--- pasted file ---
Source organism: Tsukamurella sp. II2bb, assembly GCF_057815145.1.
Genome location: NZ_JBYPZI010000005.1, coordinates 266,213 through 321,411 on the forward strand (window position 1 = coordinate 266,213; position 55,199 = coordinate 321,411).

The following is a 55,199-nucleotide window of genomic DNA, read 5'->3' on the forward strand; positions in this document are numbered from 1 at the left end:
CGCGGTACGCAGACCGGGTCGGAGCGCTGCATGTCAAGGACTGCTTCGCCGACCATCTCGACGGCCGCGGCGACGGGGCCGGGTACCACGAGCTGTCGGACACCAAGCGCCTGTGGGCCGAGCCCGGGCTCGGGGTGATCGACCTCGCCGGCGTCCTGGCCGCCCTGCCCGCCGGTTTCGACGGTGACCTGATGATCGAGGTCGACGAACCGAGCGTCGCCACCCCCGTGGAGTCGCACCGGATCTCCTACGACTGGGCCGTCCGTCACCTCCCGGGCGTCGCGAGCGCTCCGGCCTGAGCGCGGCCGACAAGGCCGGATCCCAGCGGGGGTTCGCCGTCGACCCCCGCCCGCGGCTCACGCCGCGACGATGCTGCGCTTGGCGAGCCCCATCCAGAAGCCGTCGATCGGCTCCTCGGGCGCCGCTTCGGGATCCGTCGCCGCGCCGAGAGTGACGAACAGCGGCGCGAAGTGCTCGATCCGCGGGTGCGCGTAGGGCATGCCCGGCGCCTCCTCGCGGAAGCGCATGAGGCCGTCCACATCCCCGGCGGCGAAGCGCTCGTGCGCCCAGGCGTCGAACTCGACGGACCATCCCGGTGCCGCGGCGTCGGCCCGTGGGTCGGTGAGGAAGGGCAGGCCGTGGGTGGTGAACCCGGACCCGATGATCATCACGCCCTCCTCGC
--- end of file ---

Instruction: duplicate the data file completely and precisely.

Source organism: Tsukamurella sp. II2bb, assembly GCF_057815145.1.
Genome location: NZ_JBYPZI010000005.1, coordinates 266,213 through 321,411 on the forward strand (window position 1 = coordinate 266,213; position 55,199 = coordinate 321,411).

The following is a 55,199-nucleotide window of genomic DNA, read 5'->3' on the forward strand; positions in this document are numbered from 1 at the left end:
CGCGGTACGCAGACCGGGTCGGAGCGCTGCATGTCAAGGACTGCTTCGCCGACCATCTCGACGGCCGCGGCGACGGGGCCGGGTACCACGAGCTGTCGGACACCAAGCGCCTGTGGGCCGAGCCCGGGCTCGGGGTGATCGACCTCGCCGGCGTCCTGGCCGCCCTGCCCGCCGGTTTCGACGGTGACCTGATGATCGAGGTCGACGAACCGAGCGTCGCCACCCCCGTGGAGTCGCACCGGATCTCCTACGACTGGGCCGTCCGTCACCTCCCGGGCGTCGCGAGCGCTCCGGCCTGAGCGCGGCCGACAAGGCCGGATCCCAGCGGGGGTTCGCCGTCGACCCCCGCCCGCGGCTCACGCCGCGACGATGCTGCGCTTGGCGAGCCCCATCCAGAAGCCGTCGATCGGCTCCTCGGGCGCCGCTTCGGGATCCGTCGCCGCGCCGAGAGTGACGAACAGCGGCGCGAAGTGCTCGATCCGCGGGTGCGCGTAGGGCATGCCCGGCGCCTCCTCGCGGAAGCGCATGAGGCCGTCCACATCCCCGGCGGCGAAGCGCTCGTGCGCCCAGGCGTCGAACTCGACGGACCATCCCGGTGCCGCGGCGTCGGCCCGTGGGTCGGTGAGGAAGGGCAGGCCGTGGGTGGTGAACCCGGACCCGATGATCATCACGCCCTCCTCGC